I love this photo of Adam Snyder playing with the 49ers, don't you? Dirty, sweaty, yelling—everything an offensive lineman should be.
Snyder is all of that and more. During his years at Oregon, Snyder was one of the most decorated linemen of all time, including winning the Morris Trophy as the Pac-10's top lineman.
Drafted by the 49ers in Round 3 in 2005, Snyder just signed a five-year deal with the Arizona Cardinals.
Let's let Mark Asper back up Snyder too.
Ed Dickson was the best tight end who ever played for the Ducks. Period.
I know you're saying: But what about Russ Francis? More on him in a minute.
Dickson deserves this spot on the Dream Team primarily because of his 124 career receptions, the most catches ever by an Oregon tight end. Additionally, Dickson had 1,557 yards receiving, also tops for Duck tight ends. In 2009, Dickson was the lone Duck on the Pac-10's first team, which still seems incredible to me considering LaMichael James was on that team.
Dickson was drafted in the third round of the 2010 NFL Draft by the Baltimore Ravens, for whom he now plays. He injured his right shoulder in a preseason game last week but is expected to be ready to go for the first regular-season game.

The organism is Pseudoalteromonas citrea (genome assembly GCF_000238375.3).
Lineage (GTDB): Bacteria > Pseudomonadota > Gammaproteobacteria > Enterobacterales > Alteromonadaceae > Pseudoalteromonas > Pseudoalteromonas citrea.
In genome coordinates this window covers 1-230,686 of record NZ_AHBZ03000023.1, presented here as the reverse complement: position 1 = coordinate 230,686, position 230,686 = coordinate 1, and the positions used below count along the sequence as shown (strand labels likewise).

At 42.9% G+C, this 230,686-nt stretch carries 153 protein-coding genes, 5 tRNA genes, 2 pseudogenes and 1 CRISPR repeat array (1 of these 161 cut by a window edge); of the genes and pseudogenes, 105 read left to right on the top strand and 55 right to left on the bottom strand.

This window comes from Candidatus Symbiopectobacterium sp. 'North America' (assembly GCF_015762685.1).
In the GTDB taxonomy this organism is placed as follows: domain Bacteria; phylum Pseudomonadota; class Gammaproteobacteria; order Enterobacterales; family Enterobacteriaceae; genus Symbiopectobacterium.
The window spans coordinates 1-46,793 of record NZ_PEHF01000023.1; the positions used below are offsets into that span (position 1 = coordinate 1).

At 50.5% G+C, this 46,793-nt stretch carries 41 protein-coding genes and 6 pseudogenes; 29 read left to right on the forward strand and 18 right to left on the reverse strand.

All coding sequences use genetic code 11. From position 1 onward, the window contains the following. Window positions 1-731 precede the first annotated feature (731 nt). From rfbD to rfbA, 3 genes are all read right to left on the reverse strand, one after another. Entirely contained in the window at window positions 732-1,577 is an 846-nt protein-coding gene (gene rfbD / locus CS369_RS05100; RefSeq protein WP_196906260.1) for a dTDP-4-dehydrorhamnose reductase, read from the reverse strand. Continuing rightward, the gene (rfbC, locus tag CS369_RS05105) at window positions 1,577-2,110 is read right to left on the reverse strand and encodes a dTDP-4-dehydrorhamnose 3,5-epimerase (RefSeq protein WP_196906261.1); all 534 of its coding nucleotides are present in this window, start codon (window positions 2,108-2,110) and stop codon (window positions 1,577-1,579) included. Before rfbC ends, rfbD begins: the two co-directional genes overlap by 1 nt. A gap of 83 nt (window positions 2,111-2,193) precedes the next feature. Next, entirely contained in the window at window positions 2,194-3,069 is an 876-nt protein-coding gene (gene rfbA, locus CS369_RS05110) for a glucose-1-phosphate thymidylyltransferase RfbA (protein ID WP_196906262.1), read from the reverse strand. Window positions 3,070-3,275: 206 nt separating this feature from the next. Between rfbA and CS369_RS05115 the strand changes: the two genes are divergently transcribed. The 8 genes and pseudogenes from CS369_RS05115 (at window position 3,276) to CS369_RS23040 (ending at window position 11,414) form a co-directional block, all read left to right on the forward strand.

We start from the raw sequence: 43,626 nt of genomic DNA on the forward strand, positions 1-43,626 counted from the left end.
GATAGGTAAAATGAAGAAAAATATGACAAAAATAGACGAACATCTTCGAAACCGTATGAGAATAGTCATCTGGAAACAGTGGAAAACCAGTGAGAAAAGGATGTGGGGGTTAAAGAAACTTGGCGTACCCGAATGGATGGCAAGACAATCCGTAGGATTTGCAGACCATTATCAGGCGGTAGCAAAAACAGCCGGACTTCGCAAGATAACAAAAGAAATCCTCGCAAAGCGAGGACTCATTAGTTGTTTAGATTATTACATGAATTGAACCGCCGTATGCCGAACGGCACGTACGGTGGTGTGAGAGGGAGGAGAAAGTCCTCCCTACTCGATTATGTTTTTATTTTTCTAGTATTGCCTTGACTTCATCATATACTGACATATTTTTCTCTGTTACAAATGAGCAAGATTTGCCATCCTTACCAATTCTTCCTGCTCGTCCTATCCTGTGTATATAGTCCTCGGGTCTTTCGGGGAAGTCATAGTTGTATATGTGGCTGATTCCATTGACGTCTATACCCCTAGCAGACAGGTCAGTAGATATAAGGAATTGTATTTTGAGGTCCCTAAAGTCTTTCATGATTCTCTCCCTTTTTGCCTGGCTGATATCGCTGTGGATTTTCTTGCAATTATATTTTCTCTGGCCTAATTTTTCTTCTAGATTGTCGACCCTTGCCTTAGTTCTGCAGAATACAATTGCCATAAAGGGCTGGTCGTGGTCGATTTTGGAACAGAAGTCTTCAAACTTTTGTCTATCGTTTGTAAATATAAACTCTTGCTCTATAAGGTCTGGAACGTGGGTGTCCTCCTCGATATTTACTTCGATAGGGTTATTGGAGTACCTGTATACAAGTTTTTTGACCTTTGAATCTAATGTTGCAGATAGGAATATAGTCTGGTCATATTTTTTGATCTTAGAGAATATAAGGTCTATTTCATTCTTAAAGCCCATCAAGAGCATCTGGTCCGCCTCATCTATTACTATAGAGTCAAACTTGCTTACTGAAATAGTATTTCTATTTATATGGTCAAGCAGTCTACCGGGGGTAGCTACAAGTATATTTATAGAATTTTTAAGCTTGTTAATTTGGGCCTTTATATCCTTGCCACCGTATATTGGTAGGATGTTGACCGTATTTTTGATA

Dickson's backup on our Dream Team is "all-world" Russ Francis. The tight end, a favorite of long-time announcer Howard Cosell who coined the "all-world" term, is Dickson's backup because he only played one season (1973) for Oregon.
Francis, despite lettering in college only one year, is regarded as one of the NFL's best ever tight ends. He retired in 1989 after a 14-year career with the New England Patriots and the San Francisco 49ers, with whom he won the 1985 Super Bowl.
Samie Parker was pure joy as a Duck, and he could light up Autzen Stadium like it was the Fourth of July.
If it's statistics you want, check out these for Parker: first in career receiving yards (2,761), tied for first in number of career pass receptions (178), tied for first in season pass receptions (77) and second in season receiving yards (1,088).
Parker was Joey Harrington's favorite target, and he possessed track and field speed, along with a nose for the end zone. Parker was selected by the Kansas City Chiefs in Round 4 of the 2004 Draft.